The essential issue is not merely inconsistency in following rules that have uncontested legitimacy. Rather, it’s whether those rules have withstood the assaults on their legitimacy by their western architects.

Western hypocrisy

Russia’s Ukraine invasion has resulted in a massive exodus of people, exceeding 6.4 million at this point. Their reception in neighbouring Poland and Hungary has contrasted starkly with the treatment of equally desperate refugees from Afghanistan, Iraq, Syria and Yemen, among others. The conduct of supposedly liberal nations (from Great Britain and France to Nordic states, Canada and the United States) in terms of how they’ve received Ukrainian refugees compared to those from other nations has shown liberal nations' hypocrisy.


The scale of the sanctions taken against Russia is unprecedented but the hard part for Europe has still to come and divisions and differences of opinion may appear, not on the conflict itself, but on the future of the continent.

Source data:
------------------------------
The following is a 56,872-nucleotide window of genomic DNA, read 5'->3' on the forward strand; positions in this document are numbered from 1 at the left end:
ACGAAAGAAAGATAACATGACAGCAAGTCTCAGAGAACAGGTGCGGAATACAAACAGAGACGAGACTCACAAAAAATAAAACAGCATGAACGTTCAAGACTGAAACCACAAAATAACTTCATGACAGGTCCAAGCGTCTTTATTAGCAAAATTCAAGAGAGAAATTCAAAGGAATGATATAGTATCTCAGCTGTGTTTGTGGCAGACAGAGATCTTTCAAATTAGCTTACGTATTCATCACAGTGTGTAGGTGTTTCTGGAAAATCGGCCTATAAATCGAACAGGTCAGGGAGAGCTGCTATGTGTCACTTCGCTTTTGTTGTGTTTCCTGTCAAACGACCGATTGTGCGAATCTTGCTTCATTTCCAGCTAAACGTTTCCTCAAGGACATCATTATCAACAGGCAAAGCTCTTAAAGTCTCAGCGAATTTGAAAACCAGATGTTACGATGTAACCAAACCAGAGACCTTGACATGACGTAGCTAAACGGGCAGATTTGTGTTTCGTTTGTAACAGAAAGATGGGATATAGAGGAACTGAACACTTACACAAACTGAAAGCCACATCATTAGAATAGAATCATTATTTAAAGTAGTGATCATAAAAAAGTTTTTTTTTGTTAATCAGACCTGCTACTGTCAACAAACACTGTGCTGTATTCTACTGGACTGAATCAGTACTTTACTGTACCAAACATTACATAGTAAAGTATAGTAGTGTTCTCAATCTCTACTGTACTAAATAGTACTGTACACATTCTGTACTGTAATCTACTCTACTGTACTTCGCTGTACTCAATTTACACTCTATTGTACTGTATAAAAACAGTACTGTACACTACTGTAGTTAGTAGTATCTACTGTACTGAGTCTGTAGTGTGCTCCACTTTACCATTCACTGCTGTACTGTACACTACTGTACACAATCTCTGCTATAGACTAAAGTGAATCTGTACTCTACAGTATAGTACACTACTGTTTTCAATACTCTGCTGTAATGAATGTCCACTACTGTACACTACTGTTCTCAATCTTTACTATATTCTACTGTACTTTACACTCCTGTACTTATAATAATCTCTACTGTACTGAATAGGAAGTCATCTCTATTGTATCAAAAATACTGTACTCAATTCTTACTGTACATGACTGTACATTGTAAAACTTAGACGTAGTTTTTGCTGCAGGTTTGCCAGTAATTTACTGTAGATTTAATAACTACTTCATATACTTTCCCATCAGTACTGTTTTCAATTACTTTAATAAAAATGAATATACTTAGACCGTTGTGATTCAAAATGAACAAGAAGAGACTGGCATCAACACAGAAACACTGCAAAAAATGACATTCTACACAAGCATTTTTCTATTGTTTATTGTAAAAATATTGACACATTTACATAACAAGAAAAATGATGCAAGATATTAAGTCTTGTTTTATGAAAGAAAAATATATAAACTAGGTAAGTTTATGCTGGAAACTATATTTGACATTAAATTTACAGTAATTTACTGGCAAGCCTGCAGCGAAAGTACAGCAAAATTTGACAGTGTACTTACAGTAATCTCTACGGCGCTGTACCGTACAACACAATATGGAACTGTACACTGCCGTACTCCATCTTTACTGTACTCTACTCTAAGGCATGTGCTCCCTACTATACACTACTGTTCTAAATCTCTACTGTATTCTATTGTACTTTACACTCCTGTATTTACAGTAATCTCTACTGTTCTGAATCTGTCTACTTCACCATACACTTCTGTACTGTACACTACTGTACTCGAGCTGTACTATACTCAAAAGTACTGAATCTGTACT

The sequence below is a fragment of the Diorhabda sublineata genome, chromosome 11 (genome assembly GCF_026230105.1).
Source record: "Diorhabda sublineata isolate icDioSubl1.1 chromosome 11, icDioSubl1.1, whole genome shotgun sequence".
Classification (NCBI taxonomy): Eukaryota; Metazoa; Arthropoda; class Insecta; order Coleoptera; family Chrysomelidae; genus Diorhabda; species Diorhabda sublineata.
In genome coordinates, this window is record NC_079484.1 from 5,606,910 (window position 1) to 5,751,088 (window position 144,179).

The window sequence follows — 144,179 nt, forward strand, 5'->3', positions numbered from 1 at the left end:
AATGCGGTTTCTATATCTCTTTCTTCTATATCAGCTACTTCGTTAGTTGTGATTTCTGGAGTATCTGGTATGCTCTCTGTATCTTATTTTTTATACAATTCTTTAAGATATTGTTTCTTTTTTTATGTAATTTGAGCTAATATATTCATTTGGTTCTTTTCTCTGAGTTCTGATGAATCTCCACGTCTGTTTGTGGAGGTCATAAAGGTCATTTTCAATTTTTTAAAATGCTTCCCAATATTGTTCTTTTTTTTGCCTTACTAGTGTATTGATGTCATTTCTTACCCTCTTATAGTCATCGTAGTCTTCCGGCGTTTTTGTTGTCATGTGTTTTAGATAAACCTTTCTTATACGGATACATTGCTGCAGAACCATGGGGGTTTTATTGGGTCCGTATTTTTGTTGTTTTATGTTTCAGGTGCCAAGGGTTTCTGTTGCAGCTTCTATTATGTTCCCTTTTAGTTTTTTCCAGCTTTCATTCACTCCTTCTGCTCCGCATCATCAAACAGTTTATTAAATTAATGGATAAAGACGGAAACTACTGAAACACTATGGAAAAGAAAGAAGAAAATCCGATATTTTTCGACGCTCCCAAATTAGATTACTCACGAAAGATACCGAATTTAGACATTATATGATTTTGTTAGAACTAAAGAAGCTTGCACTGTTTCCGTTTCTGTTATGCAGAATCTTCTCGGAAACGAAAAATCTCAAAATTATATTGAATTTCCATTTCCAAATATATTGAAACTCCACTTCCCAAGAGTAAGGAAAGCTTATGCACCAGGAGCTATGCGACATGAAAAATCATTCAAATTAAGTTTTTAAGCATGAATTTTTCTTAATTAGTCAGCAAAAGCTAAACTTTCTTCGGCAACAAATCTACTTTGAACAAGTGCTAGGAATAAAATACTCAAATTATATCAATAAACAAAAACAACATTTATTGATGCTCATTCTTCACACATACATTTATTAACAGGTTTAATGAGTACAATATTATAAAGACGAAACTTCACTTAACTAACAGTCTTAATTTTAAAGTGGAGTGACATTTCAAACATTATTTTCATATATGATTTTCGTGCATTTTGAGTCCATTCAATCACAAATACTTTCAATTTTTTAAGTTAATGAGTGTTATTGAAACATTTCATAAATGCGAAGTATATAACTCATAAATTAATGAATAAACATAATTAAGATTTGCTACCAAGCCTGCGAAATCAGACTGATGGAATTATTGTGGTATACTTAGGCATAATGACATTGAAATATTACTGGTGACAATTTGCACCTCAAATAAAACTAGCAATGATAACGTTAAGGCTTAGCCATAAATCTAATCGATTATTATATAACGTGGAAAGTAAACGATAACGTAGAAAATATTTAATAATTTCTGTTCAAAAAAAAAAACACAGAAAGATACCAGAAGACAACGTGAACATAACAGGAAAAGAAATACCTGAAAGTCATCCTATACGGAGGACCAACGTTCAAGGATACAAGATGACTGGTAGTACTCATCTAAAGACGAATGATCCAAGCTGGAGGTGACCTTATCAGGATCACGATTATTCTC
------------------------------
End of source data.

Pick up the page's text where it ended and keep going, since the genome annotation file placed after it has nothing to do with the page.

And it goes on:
This war awakens different wounds and different approaches. It poses such a profound challenge to the international order that it would be surprising if disagreements did not arise in the necessary democratic debate.

The current strategic regional landscape of Eurasia, dominated by Russia’s invasion of Ukraine, has fundamentally altered the global order with implications across the geopolitical, security, economic and humanitarian levels.


One month ago, during a visit to Kyiv, with U.S.  Secretary of State Antony Blinken, Defense Secretary Lloyd Austin said the United States wanted “to see Russia weakened to the degree that it can't do the kinds of things that it has done in invading Ukraine”. With his strategy to “weaken” Russia, Biden’s dangerous new Ukraine endgame may be turning the Ukraine war into a wider one.

What will the implications be for the Eurasia region as a whole, as well as for its sub-regions?  How an escalation in Russia’s hostile actions could increase future risks of an extended conflict and till where Russia’s influence could extend in the post-Soviet space?